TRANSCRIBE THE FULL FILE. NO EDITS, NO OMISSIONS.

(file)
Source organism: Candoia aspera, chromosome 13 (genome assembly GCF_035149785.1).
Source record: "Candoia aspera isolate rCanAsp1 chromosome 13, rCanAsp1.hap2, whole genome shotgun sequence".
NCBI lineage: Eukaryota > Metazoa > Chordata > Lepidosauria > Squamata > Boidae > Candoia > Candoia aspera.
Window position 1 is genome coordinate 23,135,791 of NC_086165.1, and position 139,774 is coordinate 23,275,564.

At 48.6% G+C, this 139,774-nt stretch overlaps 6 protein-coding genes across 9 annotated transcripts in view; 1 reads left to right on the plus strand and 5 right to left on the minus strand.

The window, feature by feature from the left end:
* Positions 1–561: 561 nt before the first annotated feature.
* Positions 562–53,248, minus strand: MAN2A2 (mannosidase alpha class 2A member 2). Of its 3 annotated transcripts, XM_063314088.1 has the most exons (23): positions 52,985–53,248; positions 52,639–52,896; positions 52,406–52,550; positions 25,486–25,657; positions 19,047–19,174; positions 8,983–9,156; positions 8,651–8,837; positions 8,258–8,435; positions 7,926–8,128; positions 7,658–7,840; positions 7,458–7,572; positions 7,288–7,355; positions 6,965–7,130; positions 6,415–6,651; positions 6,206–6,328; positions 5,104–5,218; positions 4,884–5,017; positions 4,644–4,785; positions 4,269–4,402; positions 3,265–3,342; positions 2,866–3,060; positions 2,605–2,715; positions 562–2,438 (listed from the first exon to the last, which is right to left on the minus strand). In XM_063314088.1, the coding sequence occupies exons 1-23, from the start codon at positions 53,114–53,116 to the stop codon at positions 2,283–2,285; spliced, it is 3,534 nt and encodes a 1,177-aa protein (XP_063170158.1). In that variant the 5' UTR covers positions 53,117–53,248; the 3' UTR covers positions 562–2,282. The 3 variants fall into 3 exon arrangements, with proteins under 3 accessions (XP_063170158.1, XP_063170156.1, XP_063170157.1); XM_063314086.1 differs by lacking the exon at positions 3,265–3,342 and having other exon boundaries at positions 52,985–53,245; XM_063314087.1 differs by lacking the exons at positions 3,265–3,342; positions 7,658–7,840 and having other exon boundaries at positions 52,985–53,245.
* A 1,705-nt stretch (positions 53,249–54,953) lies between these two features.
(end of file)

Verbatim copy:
Source organism: Candoia aspera, chromosome 13 (genome assembly GCF_035149785.1).
Source record: "Candoia aspera isolate rCanAsp1 chromosome 13, rCanAsp1.hap2, whole genome shotgun sequence".
NCBI lineage: Eukaryota > Metazoa > Chordata > Lepidosauria > Squamata > Boidae > Candoia > Candoia aspera.
Window position 1 is genome coordinate 23,135,791 of NC_086165.1, and position 139,774 is coordinate 23,275,564.

At 48.6% G+C, this 139,774-nt stretch overlaps 6 protein-coding genes across 9 annotated transcripts in view; 1 reads left to right on the plus strand and 5 right to left on the minus strand.

The window, feature by feature from the left end:
* Positions 1–561: 561 nt before the first annotated feature.
* Positions 562–53,248, minus strand: MAN2A2 (mannosidase alpha class 2A member 2). Of its 3 annotated transcripts, XM_063314088.1 has the most exons (23): positions 52,985–53,248; positions 52,639–52,896; positions 52,406–52,550; positions 25,486–25,657; positions 19,047–19,174; positions 8,983–9,156; positions 8,651–8,837; positions 8,258–8,435; positions 7,926–8,128; positions 7,658–7,840; positions 7,458–7,572; positions 7,288–7,355; positions 6,965–7,130; positions 6,415–6,651; positions 6,206–6,328; positions 5,104–5,218; positions 4,884–5,017; positions 4,644–4,785; positions 4,269–4,402; positions 3,265–3,342; positions 2,866–3,060; positions 2,605–2,715; positions 562–2,438 (listed from the first exon to the last, which is right to left on the minus strand). In XM_063314088.1, the coding sequence occupies exons 1-23, from the start codon at positions 53,114–53,116 to the stop codon at positions 2,283–2,285; spliced, it is 3,534 nt and encodes a 1,177-aa protein (XP_063170158.1). In that variant the 5' UTR covers positions 53,117–53,248; the 3' UTR covers positions 562–2,282. The 3 variants fall into 3 exon arrangements, with proteins under 3 accessions (XP_063170158.1, XP_063170156.1, XP_063170157.1); XM_063314086.1 differs by lacking the exon at positions 3,265–3,342 and having other exon boundaries at positions 52,985–53,245; XM_063314087.1 differs by lacking the exons at positions 3,265–3,342; positions 7,658–7,840 and having other exon boundaries at positions 52,985–53,245.
* A 1,705-nt stretch (positions 53,249–54,953) lies between these two features.